if (str_starts_with($_SERVER["REQUEST_URI"], "/api")) {
    // Route to the correct API endpoint
    // ... 
else {
    // Serve other routes statically
    return false;

Detecting the Built-In Server From Your PHP Code

Your PHP code can detect whether it’s being called by the built-in web server by inspecting the active interface name. The php_sapi_name() function provides this value. It’ll be set to cli-server when the script was invoked by the integrated server component.

if (php_sapi_name() === "cli-server") {

Handling Multiple Requests Concurrently

The server defaults to running in a single-process synchronous mode by default. Requests are handled individually and block each other from executing until they complete. This is one of the reasons why the server’s unsuitable for production use.

PHP 7.4 added support for handling multiple requests concurrently. It relies on fork() availability and doesn’t work on Windows. The server will fork a new worker to serve each incoming request when this mode is enabled. You can activate it by setting the PHP_CLI_SERVER_WORKERS environment variable to the number of workers you want:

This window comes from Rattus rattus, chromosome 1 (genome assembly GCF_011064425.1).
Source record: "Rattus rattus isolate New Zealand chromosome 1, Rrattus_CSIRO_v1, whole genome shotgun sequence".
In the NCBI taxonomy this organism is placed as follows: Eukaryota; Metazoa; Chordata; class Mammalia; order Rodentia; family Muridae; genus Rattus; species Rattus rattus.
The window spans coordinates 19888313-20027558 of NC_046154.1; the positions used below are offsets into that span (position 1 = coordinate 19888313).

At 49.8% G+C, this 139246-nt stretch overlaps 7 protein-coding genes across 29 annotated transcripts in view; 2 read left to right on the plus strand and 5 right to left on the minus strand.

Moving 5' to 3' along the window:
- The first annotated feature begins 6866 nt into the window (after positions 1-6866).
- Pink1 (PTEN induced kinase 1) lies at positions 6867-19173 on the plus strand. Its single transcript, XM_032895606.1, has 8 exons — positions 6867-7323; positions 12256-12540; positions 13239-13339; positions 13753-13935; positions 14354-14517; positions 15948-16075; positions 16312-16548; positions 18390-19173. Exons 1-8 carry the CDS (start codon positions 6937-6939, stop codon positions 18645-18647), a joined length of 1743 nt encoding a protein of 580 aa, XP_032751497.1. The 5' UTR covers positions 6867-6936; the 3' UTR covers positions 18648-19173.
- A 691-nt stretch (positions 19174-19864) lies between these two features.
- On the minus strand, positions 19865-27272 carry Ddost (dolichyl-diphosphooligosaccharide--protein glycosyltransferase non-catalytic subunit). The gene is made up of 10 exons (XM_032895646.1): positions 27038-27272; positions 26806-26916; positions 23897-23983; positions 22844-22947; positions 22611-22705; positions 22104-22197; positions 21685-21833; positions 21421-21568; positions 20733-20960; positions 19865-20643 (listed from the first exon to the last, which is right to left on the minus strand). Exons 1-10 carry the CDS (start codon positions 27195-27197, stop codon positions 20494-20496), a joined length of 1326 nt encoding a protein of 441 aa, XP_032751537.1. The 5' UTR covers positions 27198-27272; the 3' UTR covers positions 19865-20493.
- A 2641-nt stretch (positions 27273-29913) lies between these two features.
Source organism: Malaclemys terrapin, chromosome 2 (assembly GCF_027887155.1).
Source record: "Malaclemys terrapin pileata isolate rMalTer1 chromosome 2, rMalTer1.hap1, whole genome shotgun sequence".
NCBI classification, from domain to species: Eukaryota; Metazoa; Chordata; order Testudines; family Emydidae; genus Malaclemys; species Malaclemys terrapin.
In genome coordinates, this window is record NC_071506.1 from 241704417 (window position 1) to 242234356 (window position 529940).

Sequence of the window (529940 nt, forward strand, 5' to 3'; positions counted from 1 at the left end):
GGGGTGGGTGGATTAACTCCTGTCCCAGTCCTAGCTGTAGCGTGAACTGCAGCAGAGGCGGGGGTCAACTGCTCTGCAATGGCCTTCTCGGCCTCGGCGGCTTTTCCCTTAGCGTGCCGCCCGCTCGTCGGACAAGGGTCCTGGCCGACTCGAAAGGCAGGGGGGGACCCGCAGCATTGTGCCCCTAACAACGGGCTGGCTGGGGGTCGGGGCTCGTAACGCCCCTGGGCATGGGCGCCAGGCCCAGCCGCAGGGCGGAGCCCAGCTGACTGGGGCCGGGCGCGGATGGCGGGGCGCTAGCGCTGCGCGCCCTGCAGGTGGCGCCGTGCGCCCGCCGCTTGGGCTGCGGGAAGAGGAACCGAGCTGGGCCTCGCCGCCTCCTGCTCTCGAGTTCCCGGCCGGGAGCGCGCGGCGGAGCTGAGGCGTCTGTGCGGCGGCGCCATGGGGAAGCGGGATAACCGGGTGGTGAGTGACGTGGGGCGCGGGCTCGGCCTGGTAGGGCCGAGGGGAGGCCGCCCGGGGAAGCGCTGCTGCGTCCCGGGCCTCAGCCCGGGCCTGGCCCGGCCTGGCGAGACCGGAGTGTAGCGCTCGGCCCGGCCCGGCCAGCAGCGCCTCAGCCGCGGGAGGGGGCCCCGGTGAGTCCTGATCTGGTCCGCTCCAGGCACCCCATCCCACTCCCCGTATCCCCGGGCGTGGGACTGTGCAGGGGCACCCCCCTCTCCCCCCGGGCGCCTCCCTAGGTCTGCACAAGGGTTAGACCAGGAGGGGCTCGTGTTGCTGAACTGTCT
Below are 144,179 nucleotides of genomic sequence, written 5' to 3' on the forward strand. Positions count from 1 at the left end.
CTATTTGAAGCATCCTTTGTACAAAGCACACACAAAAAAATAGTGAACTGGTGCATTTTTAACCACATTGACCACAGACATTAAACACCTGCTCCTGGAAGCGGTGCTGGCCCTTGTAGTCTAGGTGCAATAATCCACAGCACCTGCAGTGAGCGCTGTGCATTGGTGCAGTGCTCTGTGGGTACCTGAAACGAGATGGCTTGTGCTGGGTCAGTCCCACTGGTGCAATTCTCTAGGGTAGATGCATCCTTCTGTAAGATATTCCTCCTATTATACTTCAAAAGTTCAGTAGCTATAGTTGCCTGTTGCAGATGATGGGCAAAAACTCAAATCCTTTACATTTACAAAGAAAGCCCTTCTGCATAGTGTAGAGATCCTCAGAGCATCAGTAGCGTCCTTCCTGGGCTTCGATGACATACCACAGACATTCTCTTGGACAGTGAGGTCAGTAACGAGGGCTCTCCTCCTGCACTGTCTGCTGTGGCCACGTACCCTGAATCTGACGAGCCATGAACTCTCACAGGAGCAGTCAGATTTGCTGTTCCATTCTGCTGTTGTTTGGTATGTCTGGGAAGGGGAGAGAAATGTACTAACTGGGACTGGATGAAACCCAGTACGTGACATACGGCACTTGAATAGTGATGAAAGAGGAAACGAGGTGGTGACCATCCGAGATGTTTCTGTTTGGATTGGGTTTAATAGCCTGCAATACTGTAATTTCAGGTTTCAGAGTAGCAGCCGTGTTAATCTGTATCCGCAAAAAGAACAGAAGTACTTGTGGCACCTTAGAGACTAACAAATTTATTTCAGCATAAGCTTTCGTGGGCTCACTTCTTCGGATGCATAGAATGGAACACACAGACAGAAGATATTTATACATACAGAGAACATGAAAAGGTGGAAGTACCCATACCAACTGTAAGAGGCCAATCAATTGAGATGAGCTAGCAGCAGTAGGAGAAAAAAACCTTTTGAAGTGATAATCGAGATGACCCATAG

$ PHP_CLI_SERVER_WORKERS=8 php -S localhost:8080

This functionality is still marked as experimental in PHP 8.1.


PHP has a built-in web server that’s a convenient way to test your applications and quickly expose local filesystem content on your local network. It supports PHP script execution, catch-all routing, and static files with most common MIME types.

Although the server now supports an optional forking mode, it’s not advisable to use it in production. It’s intended as a development aid and lacks the customization and security features you’ll need for your public deployments. Where it excels is as a lightweight and integrated alternative to conventional development platforms like WAMP, XAMPP, and Docker containers.